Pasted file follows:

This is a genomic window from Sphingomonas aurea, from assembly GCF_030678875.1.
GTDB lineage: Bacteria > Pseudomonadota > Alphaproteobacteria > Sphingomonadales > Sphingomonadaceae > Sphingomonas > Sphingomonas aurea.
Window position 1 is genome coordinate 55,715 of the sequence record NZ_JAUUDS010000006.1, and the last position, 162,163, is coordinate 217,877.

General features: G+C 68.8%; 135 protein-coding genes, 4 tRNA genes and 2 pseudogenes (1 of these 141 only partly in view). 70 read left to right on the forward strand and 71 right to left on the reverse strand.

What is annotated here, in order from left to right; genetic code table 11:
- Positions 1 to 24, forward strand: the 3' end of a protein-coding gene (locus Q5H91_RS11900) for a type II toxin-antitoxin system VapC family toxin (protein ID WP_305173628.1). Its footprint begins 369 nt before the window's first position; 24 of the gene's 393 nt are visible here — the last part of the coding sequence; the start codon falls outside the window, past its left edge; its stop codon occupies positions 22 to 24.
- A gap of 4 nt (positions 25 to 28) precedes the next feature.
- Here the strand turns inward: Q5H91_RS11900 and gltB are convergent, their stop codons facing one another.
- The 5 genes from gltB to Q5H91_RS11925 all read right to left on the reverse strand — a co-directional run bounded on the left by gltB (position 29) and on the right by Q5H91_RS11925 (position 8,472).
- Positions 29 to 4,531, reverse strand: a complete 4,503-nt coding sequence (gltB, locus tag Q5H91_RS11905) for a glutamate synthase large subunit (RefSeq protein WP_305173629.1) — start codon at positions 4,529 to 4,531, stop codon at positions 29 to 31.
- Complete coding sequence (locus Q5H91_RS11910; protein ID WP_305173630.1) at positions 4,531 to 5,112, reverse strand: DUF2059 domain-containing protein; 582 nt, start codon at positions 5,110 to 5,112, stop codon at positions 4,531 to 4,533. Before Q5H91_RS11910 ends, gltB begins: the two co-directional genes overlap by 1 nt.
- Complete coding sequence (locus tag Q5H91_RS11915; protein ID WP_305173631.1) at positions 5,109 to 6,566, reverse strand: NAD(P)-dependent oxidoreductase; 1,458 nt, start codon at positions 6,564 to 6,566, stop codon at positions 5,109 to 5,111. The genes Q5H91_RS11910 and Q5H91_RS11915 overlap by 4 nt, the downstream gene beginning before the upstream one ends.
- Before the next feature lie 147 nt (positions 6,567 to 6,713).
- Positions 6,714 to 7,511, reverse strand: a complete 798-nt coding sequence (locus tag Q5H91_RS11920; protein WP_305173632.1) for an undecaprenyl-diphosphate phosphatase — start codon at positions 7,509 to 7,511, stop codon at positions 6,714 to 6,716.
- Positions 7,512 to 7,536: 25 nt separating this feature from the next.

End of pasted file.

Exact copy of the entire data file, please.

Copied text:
This is a genomic window from Sphingomonas aurea, from assembly GCF_030678875.1.
GTDB lineage: Bacteria > Pseudomonadota > Alphaproteobacteria > Sphingomonadales > Sphingomonadaceae > Sphingomonas > Sphingomonas aurea.
Window position 1 is genome coordinate 55,715 of the sequence record NZ_JAUUDS010000006.1, and the last position, 162,163, is coordinate 217,877.

General features: G+C 68.8%; 135 protein-coding genes, 4 tRNA genes and 2 pseudogenes (1 of these 141 only partly in view). 70 read left to right on the forward strand and 71 right to left on the reverse strand.

What is annotated here, in order from left to right; genetic code table 11:
- Positions 1 to 24, forward strand: the 3' end of a protein-coding gene (locus Q5H91_RS11900) for a type II toxin-antitoxin system VapC family toxin (protein ID WP_305173628.1). Its footprint begins 369 nt before the window's first position; 24 of the gene's 393 nt are visible here — the last part of the coding sequence; the start codon falls outside the window, past its left edge; its stop codon occupies positions 22 to 24.
- A gap of 4 nt (positions 25 to 28) precedes the next feature.
- Here the strand turns inward: Q5H91_RS11900 and gltB are convergent, their stop codons facing one another.
- The 5 genes from gltB to Q5H91_RS11925 all read right to left on the reverse strand — a co-directional run bounded on the left by gltB (position 29) and on the right by Q5H91_RS11925 (position 8,472).
- Positions 29 to 4,531, reverse strand: a complete 4,503-nt coding sequence (gltB, locus tag Q5H91_RS11905) for a glutamate synthase large subunit (RefSeq protein WP_305173629.1) — start codon at positions 4,529 to 4,531, stop codon at positions 29 to 31.
- Complete coding sequence (locus Q5H91_RS11910; protein ID WP_305173630.1) at positions 4,531 to 5,112, reverse strand: DUF2059 domain-containing protein; 582 nt, start codon at positions 5,110 to 5,112, stop codon at positions 4,531 to 4,533. Before Q5H91_RS11910 ends, gltB begins: the two co-directional genes overlap by 1 nt.
- Complete coding sequence (locus tag Q5H91_RS11915; protein ID WP_305173631.1) at positions 5,109 to 6,566, reverse strand: NAD(P)-dependent oxidoreductase; 1,458 nt, start codon at positions 6,564 to 6,566, stop codon at positions 5,109 to 5,111. The genes Q5H91_RS11910 and Q5H91_RS11915 overlap by 4 nt, the downstream gene beginning before the upstream one ends.
- Before the next feature lie 147 nt (positions 6,567 to 6,713).
- Positions 6,714 to 7,511, reverse strand: a complete 798-nt coding sequence (locus tag Q5H91_RS11920; protein WP_305173632.1) for an undecaprenyl-diphosphate phosphatase — start codon at positions 7,509 to 7,511, stop codon at positions 6,714 to 6,716.
- Positions 7,512 to 7,536: 25 nt separating this feature from the next.